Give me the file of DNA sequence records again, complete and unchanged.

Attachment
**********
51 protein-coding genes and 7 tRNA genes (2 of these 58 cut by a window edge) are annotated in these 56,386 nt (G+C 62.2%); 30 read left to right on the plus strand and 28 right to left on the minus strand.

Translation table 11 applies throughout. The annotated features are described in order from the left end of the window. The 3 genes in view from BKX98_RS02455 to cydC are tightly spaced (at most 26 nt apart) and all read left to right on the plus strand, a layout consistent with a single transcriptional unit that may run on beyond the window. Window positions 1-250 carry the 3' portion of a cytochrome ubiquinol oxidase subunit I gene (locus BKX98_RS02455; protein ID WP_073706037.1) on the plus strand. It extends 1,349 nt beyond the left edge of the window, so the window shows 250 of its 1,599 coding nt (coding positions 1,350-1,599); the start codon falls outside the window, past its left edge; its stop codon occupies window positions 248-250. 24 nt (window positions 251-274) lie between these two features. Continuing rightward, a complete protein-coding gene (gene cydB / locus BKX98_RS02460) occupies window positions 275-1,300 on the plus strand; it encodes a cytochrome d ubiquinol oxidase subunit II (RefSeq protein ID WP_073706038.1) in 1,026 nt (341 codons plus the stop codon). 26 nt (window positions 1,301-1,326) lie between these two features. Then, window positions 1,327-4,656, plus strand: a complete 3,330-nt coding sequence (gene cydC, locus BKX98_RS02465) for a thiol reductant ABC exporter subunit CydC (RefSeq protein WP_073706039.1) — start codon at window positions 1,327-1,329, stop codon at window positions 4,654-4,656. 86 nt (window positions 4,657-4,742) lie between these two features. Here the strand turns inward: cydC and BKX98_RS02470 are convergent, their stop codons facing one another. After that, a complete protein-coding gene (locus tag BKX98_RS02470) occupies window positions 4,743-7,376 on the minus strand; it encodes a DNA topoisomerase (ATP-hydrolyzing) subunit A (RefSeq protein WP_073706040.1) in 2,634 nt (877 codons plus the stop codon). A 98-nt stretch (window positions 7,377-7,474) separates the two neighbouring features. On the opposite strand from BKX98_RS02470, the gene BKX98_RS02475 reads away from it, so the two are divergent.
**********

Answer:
51 protein-coding genes and 7 tRNA genes (2 of these 58 cut by a window edge) are annotated in these 56,386 nt (G+C 62.2%); 30 read left to right on the plus strand and 28 right to left on the minus strand.

Translation table 11 applies throughout. The annotated features are described in order from the left end of the window. The 3 genes in view from BKX98_RS02455 to cydC are tightly spaced (at most 26 nt apart) and all read left to right on the plus strand, a layout consistent with a single transcriptional unit that may run on beyond the window. Window positions 1-250 carry the 3' portion of a cytochrome ubiquinol oxidase subunit I gene (locus BKX98_RS02455; protein ID WP_073706037.1) on the plus strand. It extends 1,349 nt beyond the left edge of the window, so the window shows 250 of its 1,599 coding nt (coding positions 1,350-1,599); the start codon falls outside the window, past its left edge; its stop codon occupies window positions 248-250. 24 nt (window positions 251-274) lie between these two features. Continuing rightward, a complete protein-coding gene (gene cydB / locus BKX98_RS02460) occupies window positions 275-1,300 on the plus strand; it encodes a cytochrome d ubiquinol oxidase subunit II (RefSeq protein ID WP_073706038.1) in 1,026 nt (341 codons plus the stop codon). 26 nt (window positions 1,301-1,326) lie between these two features. Then, window positions 1,327-4,656, plus strand: a complete 3,330-nt coding sequence (gene cydC, locus BKX98_RS02465) for a thiol reductant ABC exporter subunit CydC (RefSeq protein WP_073706039.1) — start codon at window positions 1,327-1,329, stop codon at window positions 4,654-4,656. 86 nt (window positions 4,657-4,742) lie between these two features. Here the strand turns inward: cydC and BKX98_RS02470 are convergent, their stop codons facing one another. After that, a complete protein-coding gene (locus tag BKX98_RS02470) occupies window positions 4,743-7,376 on the minus strand; it encodes a DNA topoisomerase (ATP-hydrolyzing) subunit A (RefSeq protein WP_073706040.1) in 2,634 nt (877 codons plus the stop codon). A 98-nt stretch (window positions 7,377-7,474) separates the two neighbouring features. On the opposite strand from BKX98_RS02470, the gene BKX98_RS02475 reads away from it, so the two are divergent.